CAN YOU TOUR ON A 125cc SCOOTER?
Time to stash weekend kit under the seat
Before I start extolling the virtues of going touring on a scooter, I should probably start by admitting that I’m a big believer that you can do just about anything on any bike – I’ve ridden an Yamaha MT125 to Scotland in winter, lapped Assen on a KTM RC125, and did 8000 miles in six months on a Chinese 125.
But despite my self-affirmed belief in doing anything, I have to admit that the Kawasaki J125 is probably the best 125 I’ve ridden when it comes to doing lots of miles at a decent pace.
First of all, there’s the huge amount of luggage space it provides. I haven’t even fitted a topbox yet, although it comes with a mounting plate for Givi’s Kawasaki-branded option as standard. But even without it there’s a ton of room.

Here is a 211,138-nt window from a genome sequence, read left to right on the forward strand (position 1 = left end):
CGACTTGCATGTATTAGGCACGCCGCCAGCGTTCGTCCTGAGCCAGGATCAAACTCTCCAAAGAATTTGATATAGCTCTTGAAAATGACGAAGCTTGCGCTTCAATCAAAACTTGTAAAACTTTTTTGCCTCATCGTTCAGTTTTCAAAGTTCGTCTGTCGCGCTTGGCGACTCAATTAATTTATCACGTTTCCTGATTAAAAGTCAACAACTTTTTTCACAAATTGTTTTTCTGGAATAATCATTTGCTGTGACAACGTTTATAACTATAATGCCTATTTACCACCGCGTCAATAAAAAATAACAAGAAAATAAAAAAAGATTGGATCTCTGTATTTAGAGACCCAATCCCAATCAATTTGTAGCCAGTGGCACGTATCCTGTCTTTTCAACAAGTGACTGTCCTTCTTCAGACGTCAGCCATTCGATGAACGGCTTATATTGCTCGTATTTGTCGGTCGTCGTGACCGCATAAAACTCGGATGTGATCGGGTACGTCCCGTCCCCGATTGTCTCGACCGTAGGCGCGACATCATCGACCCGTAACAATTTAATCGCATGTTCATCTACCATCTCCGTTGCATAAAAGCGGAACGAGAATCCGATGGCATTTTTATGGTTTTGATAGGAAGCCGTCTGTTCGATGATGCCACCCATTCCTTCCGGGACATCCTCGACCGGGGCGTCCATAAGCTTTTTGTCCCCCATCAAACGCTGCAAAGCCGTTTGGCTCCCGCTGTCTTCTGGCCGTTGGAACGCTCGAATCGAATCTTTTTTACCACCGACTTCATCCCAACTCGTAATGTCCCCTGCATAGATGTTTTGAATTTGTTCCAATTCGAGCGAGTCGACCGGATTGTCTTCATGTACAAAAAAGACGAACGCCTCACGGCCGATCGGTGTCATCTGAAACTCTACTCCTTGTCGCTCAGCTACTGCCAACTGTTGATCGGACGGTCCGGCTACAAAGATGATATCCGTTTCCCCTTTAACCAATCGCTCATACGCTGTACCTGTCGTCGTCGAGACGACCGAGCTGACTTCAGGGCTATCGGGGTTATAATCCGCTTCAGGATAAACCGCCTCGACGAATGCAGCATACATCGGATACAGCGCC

Thanks to the huge rear seat and pillion grab rails, it’s the easiest thing in the world to strap on my big Oxford bag, with no need to be creative in finding pivots and angles to get straps securely in place.
And then there’s the underseat storage. Enough to hold a week’s shopping or two full-face lids, it’s easily voluminous enough to lug my rucksack and everything I need for a weekend of covering bike racing for MCN, meaning an arrival with no luggage-induced back pain.
And when it comes to riding experience, the J125 has a lot more poke than you’d expect. Considering its weight – it’s a huge 182kg – it’ll sit more than comfortably at 70mph. You just have to think ahead a little – it struggles with acceleration over the final 20mph of its range, and you need to read the road a little to make sure you’re not caught out by suddenly finding yourself halfway though overtaking a lorry when the gradient turns uphill.
It’s not the perfect touring machine, by a long way, but that doesn’t mean it can’t eat up the miles. My next step in making it a little easier will be fitting a bigger screen – I’ve got my eye on the Kawasaki-branded Givi version which should lift the windblast that catches me across the shoulders a little at present.
Once that’s done, the next step has to be finding an excuse to get through the tunnel and explore Europe a little bit with the bike!
Simon loads up for 125cc adventures